This post will briefly summarize your rights in the Municipal Courts of New Jersey. Indeed, as an independent branch of government constitutionally entrusted with the fair and just resolution of disputes, the judiciary preserves the rule of law and protects the rights and liberties guaranteed by the Constitution and laws of the United States and the State of New Jersey. In addition to sentencing defendants, people who do not come to court when summoned or subpoenaed, make payments as required, or comply with other requirements of their sentences, face additional punishments including fines, drivers’ license suspension, arrest, and jail. Therefore, to protect your rights in the Municipal Courts of New Jersey, call me at (856) 812-0321. Read More
I have blogged about New Jersey v. T.L.O.1, Michigan v. Long2, and State of New Jersey v. Lund.3 Those blog posts explained the holding and reasoning of the majority in each case. This post, however, will go to the heart of judicial power: using the law. Nowadays this issue seems to be especially important. Indeed, the news extensively covered one of President Trump’s executive orders banning Muslims from entering the United States. And after Trump criticized a judge for blocking the order, some people defended that judge and the judiciary as an independent branch of government.
Known as “Separation of Powers” doctrine, Read more
Previously I blogged about Michigan v. Long.1 The Supreme Court of the United States (SCOTUS) broke new ground under federal law with respect to two issues in Long: SCOTUS review of state court decisions, and Terry searches of cars. With respect to its jurisdiction to review decisions based on adequate and independent state grounds, SCOTUS articulated a “plain statement” rule for state courts to follow. Additionally, with respect to the Fourth Amendment, SCOTUS applied Terry v. Ohio 2 to protective searches of cars, requiring proof of a reasonable belief about the presence of weapons. This blog post will look at Read more
In Terry v. Ohio, SCOTUS crafted an exception to the requirement of a warrant and probable cause, allowing police to protectively search a person.1 But to fall within the exception, the circumstances must provide police with a reasonable suspicion of criminal conduct and a reasonable belief the person poses a danger. Subsequently, SCOTUS determined the police may search incident to arrest an individual’s wingspan without a warrant based on Terry principles.2 Furthermore, SCOTUS expanded the individual’s wingspan to include a recently occupied vehicle, also based on Terry principles.3 Read more
Previously I blogged about New Jersey v. T.L.O. 1 The focus of this post, State of New Jersey v. Best 2 applies T.L.O. to a warrantless car search on school property by a school official. The United States Supreme Court in T.L.O. addressed whether the exclusionary rule applies to evidence seized by a school official without police involvement in juvenile delinquency proceedings. SCOTUS answered this question in the affirmative.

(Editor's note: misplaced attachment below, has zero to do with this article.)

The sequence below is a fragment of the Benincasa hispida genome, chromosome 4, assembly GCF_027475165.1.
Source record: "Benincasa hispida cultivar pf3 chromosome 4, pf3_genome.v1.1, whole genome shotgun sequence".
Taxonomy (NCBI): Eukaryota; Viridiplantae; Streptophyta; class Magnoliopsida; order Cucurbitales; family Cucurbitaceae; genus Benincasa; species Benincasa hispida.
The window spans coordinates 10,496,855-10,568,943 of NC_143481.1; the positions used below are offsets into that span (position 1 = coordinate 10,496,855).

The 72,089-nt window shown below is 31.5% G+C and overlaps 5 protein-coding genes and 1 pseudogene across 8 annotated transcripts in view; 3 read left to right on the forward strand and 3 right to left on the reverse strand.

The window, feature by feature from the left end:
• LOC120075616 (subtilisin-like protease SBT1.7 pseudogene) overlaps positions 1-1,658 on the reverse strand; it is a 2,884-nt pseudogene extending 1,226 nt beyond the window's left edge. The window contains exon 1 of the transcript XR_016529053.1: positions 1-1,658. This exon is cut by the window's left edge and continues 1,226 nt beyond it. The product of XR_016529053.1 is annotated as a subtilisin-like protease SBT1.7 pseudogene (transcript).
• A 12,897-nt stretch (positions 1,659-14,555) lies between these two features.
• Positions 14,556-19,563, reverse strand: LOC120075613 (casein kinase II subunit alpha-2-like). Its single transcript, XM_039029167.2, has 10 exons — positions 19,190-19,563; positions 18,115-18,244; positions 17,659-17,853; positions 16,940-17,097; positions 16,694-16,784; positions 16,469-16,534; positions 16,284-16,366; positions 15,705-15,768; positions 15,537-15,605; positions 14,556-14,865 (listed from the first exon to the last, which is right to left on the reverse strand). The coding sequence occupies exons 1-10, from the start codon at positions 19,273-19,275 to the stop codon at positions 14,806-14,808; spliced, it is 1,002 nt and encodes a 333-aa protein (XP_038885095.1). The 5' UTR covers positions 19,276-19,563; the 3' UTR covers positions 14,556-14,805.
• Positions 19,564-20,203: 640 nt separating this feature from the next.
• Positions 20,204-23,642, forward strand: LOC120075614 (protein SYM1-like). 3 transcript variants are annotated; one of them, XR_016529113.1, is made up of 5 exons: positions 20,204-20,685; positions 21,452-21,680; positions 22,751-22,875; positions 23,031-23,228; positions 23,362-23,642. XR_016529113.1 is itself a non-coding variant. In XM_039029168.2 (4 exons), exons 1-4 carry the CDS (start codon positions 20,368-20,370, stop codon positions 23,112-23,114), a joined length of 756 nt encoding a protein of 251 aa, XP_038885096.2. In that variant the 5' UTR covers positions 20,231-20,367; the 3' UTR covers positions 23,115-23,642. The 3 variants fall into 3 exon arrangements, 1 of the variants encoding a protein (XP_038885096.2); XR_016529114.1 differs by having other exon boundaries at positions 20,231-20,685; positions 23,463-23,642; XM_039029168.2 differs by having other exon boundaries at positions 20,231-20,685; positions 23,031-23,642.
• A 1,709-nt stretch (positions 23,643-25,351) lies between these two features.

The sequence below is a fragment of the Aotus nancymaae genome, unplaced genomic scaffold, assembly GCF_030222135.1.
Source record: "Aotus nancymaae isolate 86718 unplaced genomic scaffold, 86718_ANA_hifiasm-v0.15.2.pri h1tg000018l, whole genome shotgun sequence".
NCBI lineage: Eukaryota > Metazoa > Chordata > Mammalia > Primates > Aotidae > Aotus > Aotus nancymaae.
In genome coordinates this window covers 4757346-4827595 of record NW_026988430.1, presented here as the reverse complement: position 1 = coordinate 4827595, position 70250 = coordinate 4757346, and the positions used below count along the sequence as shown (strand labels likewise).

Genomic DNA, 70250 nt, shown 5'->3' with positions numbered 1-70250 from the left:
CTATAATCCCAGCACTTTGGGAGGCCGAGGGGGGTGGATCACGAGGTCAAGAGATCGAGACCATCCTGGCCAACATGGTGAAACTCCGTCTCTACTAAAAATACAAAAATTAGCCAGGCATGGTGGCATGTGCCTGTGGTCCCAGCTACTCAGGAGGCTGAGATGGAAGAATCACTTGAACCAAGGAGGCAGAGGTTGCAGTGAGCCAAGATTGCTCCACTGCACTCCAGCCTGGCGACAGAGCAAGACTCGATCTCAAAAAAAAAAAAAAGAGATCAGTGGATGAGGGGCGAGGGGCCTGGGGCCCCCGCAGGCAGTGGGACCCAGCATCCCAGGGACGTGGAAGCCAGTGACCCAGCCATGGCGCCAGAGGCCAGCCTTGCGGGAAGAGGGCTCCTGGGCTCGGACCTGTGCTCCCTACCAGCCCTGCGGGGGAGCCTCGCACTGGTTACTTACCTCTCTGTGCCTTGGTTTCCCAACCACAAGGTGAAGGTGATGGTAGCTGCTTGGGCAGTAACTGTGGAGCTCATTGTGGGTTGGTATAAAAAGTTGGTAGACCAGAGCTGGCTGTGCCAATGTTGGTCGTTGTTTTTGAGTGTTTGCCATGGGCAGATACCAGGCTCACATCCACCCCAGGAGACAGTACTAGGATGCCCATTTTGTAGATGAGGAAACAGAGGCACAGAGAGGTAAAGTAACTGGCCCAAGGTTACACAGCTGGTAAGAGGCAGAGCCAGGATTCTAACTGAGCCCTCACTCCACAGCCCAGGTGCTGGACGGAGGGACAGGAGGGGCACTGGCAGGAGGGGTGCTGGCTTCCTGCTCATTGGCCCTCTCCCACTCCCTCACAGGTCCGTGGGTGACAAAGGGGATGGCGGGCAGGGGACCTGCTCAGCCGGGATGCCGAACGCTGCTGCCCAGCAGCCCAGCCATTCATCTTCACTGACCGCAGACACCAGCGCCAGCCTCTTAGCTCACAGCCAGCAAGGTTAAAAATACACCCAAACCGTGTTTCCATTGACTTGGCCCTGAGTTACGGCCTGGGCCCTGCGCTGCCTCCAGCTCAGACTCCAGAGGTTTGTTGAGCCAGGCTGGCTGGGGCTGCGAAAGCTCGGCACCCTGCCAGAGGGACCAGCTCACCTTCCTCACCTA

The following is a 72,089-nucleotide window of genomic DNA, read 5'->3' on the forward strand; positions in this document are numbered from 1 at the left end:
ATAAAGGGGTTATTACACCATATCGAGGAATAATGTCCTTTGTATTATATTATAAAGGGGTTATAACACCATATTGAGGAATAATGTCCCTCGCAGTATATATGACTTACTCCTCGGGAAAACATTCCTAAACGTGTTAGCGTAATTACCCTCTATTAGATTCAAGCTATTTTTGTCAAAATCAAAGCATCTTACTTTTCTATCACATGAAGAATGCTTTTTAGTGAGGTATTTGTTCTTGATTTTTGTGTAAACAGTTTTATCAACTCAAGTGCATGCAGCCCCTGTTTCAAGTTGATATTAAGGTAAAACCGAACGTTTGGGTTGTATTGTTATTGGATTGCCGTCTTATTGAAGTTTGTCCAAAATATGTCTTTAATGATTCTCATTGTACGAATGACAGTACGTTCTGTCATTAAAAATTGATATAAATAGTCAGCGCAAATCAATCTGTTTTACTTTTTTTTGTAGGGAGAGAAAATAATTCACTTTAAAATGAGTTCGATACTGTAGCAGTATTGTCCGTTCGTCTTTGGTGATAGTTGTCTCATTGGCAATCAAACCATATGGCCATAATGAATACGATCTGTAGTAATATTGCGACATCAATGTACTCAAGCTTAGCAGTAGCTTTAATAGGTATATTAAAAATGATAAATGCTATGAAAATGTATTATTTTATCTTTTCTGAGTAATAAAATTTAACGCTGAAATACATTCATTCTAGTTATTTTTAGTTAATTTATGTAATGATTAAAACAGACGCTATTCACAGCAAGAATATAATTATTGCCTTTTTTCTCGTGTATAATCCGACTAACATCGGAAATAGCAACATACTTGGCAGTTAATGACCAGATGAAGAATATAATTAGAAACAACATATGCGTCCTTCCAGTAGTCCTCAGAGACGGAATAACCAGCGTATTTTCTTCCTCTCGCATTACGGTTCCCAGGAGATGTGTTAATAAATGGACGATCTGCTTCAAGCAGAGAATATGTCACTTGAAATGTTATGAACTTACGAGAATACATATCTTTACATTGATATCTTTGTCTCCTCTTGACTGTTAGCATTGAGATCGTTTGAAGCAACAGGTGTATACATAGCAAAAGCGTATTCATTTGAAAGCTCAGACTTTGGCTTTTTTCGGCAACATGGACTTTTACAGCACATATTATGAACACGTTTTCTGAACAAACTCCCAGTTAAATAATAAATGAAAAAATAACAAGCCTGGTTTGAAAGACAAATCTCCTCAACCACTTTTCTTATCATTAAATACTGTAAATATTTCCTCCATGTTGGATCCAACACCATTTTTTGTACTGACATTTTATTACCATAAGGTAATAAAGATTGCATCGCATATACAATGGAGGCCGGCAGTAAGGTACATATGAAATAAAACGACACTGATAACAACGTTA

Notwithstanding the State’s position that school officials act as surrogates for the actual parents (in loco parentis), the Court decided they are State Actors. Indeed, by rejecting the State’s position, SCOTUS reasoned the breadth and Read more
In 1984, a juvenile delinquency case from New Jersey went before the Supreme Court of the United States. SCOTUS addressed two questions. First, the Court addressed whether the Fourth Amendment applies to public school officials. Additionally, the Court considered the proper standard to assess searches and seizures by public school officials. The case was New Jersey v TLO.
New Jersey v TLO: Factual History
A Piscataway High School teacher found two girls smoking in the bath room. Since this was against school rules, the teacher took the girls to the Principal’s office. Subsequently, an Assistant Vice Principal questioned the girls Read more
Stop and Frisk in Brownsville, Brooklyn:
Residents Question a Police Tactic
I have blogged about Donald Trump‘s support for the NYPD use of stop, question, and frisk as a national model. Please watch this 2010 report about the law, policy, people, and stop-and-frisk in Brownsville. Do cops issue tickets in part to make money for their municipalities? Will Trump adopt a stop-and-frisk policy for Muslims in order to create the national database he promised? When does public cynicism influence policy? To borrow the words of Benjamin Franklin, should Americans give up some of their liberty to get a little temporary safety? Read more
“Stop and Frisk” As National Policy?
State and federal law protect individuals from unreasonable government intrusion. Thus, “stop and frisk” is an exception to the law, not the general rule. The no-nonsense tough-talk appearance of a national stop and frisk policy might appeal to some people. But the right to be left alone is more important—and that’s no bull! It is the law. Consequently, judges, prosecutors, and defense lawyers take it seriously. Read more
On June 17, 2012, protesters marched against NYPD’s aggressive stop-and-frisk policy.
This video is about their march.
The Fourth Amendment
The Fourth Amendment prohibits the government from violating “the right of the people to be secure in their persons, houses, papers, and effects, against unreasonable searches and seizures.”
Additionally, Read more